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Kelsey Z.

still insane

September 3, 2006 at 4:01 AM

Another day has come to a close (almost) and another day I have yet again spent close to an hour on scales and over 20 minutes on those dreaded vibrato exercises. I still have in my mind to practice some Bach yet tonight to put me at an even keel in terms of my sanity and it's regards to the violin but for now I'm sipping some tension tamer tea to help myself relax though the smell is making me mildly nauseas. It's supposed to have some sort of redeeming health benefit though....

Last night, or was it the night before (?) I decided that after a long absence from my unaccompanied Bach recordings that I would dig them out again and see if I was hit with any new perceptions now that I've been working on the G minor sonata on and off for just under a years time. I pulled out my Ehnes, St. John, Gruimaiux and Ricci. I don't have Ricci playing the G minor but I was curious to hear his sound and approach again. First up was Ehnes. Ehnes was my 2nd largest exposure to unaccompanied Bach and my 2nd recording that I got when I was 12. I had Ricci's sound strong in my mind when I first heard the Ehnes recording on the radio at that age. My Dad, shortly after I began playing violin, brought me home a recording of Ricci which I can remember sitting on the couch listening to with my eyes closed for hours on end, just absorbing to music so Ehnes had some big shoes to fill. I really liked Ehnes' much cleaner, less rubato filled approach and there was a clarity in his playing that I hadn't heard in the Ricci but something about the Ricci recording still stuck with me for a long time. The Ehnes recording gradually grew on me though and I named it my new favorite. The other night when I put the recording of the G minor on I felt somehow a bit lost in the first mvt. It didn't quite embody the vision and sense of motion that I had developed for the piece. There were a lot of things I really liked about it but I determined that for now, I am not such a big fan of the legato filled, romantic approach. I needed there to be more moments where the listener could breath and some of the moments that I have come to love done with more intensity and a sense of building tension, Ehnes does in a more relaxed, slowing down fashion. The Fugue had more of that drive and internal motion that I longed for in the Adagio but again I felt like I was being strangled a bit when it came to having a chance to breath in between sections. Next up I listened to Lara St. John. There are a lot of things I like about her Adagio as well but I find it a bit stop and start and again it doesn't quite fit my vision, although phrasing wise it is closer to my ideas than Ehnes'. The Fugue has a HUGE amount of motion throughout and the statement of the theme that repeats itself throughout is much closer to my statement of the theme. It's got this drive and intensity to it but she stills lets the listener breath even with her incrediably quick playing. I don't know how anyone can make that piece sound so smooth and effortless, it's crazy! *envy sinks in* Next up was Gruimaux's Fugue. This is by far the closest to how I play it. It's a little less "moving" than St. John's but it still has that sense of motion throughout while giving the listen to breath. The statement of the theme is what I'm doing and the execution of the chords comes off how I've been taught and come to love (if only I could do them consistently!). It was interesting after such a long absence from hearing that piece to listen again to recordings and hear my new perceptions of them and compare them with how I have decided (for now!) that I want them to go.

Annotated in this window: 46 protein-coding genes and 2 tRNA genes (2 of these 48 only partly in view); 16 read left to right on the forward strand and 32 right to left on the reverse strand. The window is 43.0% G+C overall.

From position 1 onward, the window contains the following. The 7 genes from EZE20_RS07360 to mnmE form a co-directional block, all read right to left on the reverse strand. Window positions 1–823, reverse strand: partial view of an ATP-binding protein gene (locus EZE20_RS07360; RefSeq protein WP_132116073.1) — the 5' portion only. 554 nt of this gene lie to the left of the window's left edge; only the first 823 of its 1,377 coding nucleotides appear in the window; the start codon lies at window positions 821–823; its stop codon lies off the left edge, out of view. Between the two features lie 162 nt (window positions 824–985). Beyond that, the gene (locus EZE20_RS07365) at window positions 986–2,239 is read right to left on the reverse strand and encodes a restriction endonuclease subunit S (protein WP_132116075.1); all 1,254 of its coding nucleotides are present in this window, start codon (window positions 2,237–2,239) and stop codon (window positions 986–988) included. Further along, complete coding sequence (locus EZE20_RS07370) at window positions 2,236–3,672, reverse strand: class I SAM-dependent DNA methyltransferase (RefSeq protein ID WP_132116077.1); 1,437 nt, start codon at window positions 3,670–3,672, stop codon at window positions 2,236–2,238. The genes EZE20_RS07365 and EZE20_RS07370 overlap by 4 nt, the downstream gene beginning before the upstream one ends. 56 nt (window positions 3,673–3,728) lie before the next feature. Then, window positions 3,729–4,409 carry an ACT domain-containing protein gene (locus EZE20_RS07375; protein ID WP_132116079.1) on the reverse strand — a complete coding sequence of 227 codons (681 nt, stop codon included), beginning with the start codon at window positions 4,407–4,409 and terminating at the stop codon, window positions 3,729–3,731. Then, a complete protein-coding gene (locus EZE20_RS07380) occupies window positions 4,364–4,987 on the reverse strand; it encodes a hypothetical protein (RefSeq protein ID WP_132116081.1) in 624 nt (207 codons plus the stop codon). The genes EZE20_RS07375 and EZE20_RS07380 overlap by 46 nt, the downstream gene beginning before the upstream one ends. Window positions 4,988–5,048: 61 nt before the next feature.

Now that I've gone on forever about Bach, perhaps I will go and wake myself up (this tea, just inhaling it makes me sleepy) and practice for a bit more.

From Pauline Lerner
Posted on September 3, 2006 at 6:12 AM
It's interesting to go back to old recordings and see how your reaction to them changes over time. The way you play it will be strictly your own version. Hilary Hahn said that everyone who plays any piece of music adds something of their own to it, but she felt that this is especially true for Bach's music.

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